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Barcelona - Getting there & away, getting around

Barcelona - Getting there & away

Barcelona's airport is 12km (7.5mi) southwest of the city centre at El Prat de Llobregat. The city is a big international and domestic destination, with direct flights from North America and many European cities. Departure tax is factored into ticket prices.

You can take domestic and international trains to Barcelona. The main train station is Estació Sants, 2.5km (1.6mi) west of La Rambla, with some trains also stopping at Catalunya station on Plaça de Catalunya. Only a few trains use Estació França, 1km (0.6mi) east of La Rambla.

Buses are generally cheaper than trains, though not so comfortable. The main intercity bus station, Estació del Nord, is 1.5km (0.9mi) northeast of La Rambla, close to Arc de Triomf metro.

You can get to Barcelona via ferry from the Balearic Islands and Italy. From the Balearics there are standard boats, on which you can get beds in cabins of up to four people and high-speed boats on which sleepers are not necessary.

Getting around Barcelona

Rodalies (Cercanías) train line 1 runs between the airport (zone 4) and centre of town (zone 1). Trains run daily every 30 minutes from 06:13 to 23:15. It takes about 17 minutes to reach Estació Sants and 23 minutes to Catalunya station. You can use normal metro tickets for this service. The A1 Aerobús service runs from the airport to Plaça de Catalunya via Plaça d'Espanya. The trip is about 40 minutes. Suburban buses EA and EN leave every 90 minutes for Plaça d'Espanya; they take about 50 minutes. There is generally no shortage of taxis available to/from the centre. It's a half-hour ride.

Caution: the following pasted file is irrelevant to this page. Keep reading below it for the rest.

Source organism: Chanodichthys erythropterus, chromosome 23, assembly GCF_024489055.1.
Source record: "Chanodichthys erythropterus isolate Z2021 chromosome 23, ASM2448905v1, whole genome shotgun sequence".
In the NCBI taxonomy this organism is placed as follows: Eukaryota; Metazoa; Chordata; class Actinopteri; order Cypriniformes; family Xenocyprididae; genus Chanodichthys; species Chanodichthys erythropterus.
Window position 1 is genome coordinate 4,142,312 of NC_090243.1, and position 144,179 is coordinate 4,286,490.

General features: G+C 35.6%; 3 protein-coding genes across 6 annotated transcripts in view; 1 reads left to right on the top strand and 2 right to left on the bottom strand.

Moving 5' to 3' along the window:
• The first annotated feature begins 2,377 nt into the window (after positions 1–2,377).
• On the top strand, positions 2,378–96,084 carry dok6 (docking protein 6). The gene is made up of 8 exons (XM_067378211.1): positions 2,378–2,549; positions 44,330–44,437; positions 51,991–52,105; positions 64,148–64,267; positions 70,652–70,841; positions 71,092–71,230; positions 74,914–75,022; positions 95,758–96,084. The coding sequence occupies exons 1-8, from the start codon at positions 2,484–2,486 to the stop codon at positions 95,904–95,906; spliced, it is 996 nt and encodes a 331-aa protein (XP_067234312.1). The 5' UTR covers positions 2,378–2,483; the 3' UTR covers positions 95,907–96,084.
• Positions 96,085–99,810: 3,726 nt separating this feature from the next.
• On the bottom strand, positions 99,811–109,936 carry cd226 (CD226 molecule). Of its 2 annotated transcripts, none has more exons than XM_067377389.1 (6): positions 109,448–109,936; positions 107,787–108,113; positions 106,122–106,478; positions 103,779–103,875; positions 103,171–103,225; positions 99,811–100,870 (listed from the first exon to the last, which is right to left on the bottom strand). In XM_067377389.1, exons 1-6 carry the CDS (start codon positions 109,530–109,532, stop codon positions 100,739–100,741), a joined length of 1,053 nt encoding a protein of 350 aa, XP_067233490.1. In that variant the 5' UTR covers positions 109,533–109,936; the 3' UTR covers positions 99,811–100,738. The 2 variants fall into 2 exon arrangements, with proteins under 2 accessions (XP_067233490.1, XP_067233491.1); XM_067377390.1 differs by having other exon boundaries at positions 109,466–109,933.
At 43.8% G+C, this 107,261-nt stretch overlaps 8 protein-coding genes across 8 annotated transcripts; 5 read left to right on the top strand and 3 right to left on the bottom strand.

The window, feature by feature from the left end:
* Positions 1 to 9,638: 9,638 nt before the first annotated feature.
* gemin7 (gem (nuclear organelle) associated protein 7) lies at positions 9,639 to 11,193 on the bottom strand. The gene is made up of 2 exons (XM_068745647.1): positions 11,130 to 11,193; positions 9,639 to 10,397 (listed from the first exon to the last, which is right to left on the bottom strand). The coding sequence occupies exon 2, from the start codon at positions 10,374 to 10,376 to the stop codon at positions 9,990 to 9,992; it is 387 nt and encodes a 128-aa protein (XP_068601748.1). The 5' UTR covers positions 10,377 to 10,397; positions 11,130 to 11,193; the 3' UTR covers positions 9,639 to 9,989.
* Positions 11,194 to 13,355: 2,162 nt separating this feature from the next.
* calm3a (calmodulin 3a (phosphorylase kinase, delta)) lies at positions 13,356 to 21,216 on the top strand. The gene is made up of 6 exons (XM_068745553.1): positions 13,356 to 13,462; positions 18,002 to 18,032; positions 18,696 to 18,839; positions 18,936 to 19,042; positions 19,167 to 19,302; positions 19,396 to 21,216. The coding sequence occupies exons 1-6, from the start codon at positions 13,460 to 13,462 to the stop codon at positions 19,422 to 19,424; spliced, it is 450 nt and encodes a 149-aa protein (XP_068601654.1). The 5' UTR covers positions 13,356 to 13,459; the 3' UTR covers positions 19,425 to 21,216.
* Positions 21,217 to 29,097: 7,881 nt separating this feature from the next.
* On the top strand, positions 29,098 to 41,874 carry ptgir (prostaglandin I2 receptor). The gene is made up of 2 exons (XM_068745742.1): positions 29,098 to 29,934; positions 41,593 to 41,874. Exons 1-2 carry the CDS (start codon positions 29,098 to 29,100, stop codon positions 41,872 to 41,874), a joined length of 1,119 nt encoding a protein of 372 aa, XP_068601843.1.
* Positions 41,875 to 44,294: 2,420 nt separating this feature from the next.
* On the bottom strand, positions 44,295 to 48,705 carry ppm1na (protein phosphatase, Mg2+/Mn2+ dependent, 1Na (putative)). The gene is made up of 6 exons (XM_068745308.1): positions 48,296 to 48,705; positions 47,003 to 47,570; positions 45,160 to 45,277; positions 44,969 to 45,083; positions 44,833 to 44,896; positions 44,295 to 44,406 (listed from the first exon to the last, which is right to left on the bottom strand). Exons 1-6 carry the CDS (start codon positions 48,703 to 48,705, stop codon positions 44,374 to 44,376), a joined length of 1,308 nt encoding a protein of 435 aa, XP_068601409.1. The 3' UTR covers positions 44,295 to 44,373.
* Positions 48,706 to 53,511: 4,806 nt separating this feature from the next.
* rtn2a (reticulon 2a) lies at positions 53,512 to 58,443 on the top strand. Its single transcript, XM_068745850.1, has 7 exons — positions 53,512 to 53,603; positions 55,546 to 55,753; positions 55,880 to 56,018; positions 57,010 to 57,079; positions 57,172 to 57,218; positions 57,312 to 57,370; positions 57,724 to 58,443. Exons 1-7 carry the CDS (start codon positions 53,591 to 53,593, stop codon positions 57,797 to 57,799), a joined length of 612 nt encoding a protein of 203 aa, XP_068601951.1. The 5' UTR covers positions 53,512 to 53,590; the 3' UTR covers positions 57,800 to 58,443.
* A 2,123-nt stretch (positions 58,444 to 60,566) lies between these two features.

Renfe-run Rodalies service the airport as well as towns around Barcelona. Buses run along most city routes every few minutes, and there's a tourist bus that covers two circuits of major sites.

For the most part it's better to abandon your car while you're here - the traffic is more grief than it's worth. The public transport is excellent, but taxis are easily available. A green light on the roof means the taxi is for hire.

Although the moped rules in Barcelona, plenty of people zip around on bicycles. Use bike lanes if you can - the traffic is a little hairy.

The metro is the easiest way to get around most of the city. You may need buses or suburban trains to reach some places.

Barri Gòtic and surrounding areas are ideal for walking, but you'll probably need to use public transport to reach further-flung sites like La Sagrada Família and Parc Güell more efficiently.

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